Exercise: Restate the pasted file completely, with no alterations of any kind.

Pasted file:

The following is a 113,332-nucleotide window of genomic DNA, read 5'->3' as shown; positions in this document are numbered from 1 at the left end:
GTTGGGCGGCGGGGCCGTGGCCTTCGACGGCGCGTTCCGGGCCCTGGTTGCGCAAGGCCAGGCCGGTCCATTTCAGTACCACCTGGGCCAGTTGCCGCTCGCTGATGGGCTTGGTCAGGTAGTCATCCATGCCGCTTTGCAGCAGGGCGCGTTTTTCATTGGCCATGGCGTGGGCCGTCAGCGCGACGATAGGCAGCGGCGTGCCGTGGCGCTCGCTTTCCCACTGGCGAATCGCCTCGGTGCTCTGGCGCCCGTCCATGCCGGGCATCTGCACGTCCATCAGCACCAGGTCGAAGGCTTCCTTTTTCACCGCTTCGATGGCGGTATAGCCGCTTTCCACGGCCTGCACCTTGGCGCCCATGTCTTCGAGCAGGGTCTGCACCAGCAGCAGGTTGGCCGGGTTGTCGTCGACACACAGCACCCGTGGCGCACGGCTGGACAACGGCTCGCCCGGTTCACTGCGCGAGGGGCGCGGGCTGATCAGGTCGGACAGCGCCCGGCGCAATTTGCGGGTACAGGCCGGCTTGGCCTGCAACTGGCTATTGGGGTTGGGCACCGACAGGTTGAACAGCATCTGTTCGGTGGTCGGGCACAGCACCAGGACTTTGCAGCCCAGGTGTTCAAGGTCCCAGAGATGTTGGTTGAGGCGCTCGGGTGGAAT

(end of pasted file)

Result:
The following is a 113,332-nucleotide window of genomic DNA, read 5'->3' as shown; positions in this document are numbered from 1 at the left end:
GTTGGGCGGCGGGGCCGTGGCCTTCGACGGCGCGTTCCGGGCCCTGGTTGCGCAAGGCCAGGCCGGTCCATTTCAGTACCACCTGGGCCAGTTGCCGCTCGCTGATGGGCTTGGTCAGGTAGTCATCCATGCCGCTTTGCAGCAGGGCGCGTTTTTCATTGGCCATGGCGTGGGCCGTCAGCGCGACGATAGGCAGCGGCGTGCCGTGGCGCTCGCTTTCCCACTGGCGAATCGCCTCGGTGCTCTGGCGCCCGTCCATGCCGGGCATCTGCACGTCCATCAGCACCAGGTCGAAGGCTTCCTTTTTCACCGCTTCGATGGCGGTATAGCCGCTTTCCACGGCCTGCACCTTGGCGCCCATGTCTTCGAGCAGGGTCTGCACCAGCAGCAGGTTGGCCGGGTTGTCGTCGACACACAGCACCCGTGGCGCACGGCTGGACAACGGCTCGCCCGGTTCACTGCGCGAGGGGCGCGGGCTGATCAGGTCGGACAGCGCCCGGCGCAATTTGCGGGTACAGGCCGGCTTGGCCTGCAACTGGCTATTGGGGTTGGGCACCGACAGGTTGAACAGCATCTGTTCGGTGGTCGGGCACAGCACCAGGACTTTGCAGCCCAGGTGTTCAAGGTCCCAGAGATGTTGGTTGAGGCGCTCGGGTGGAAT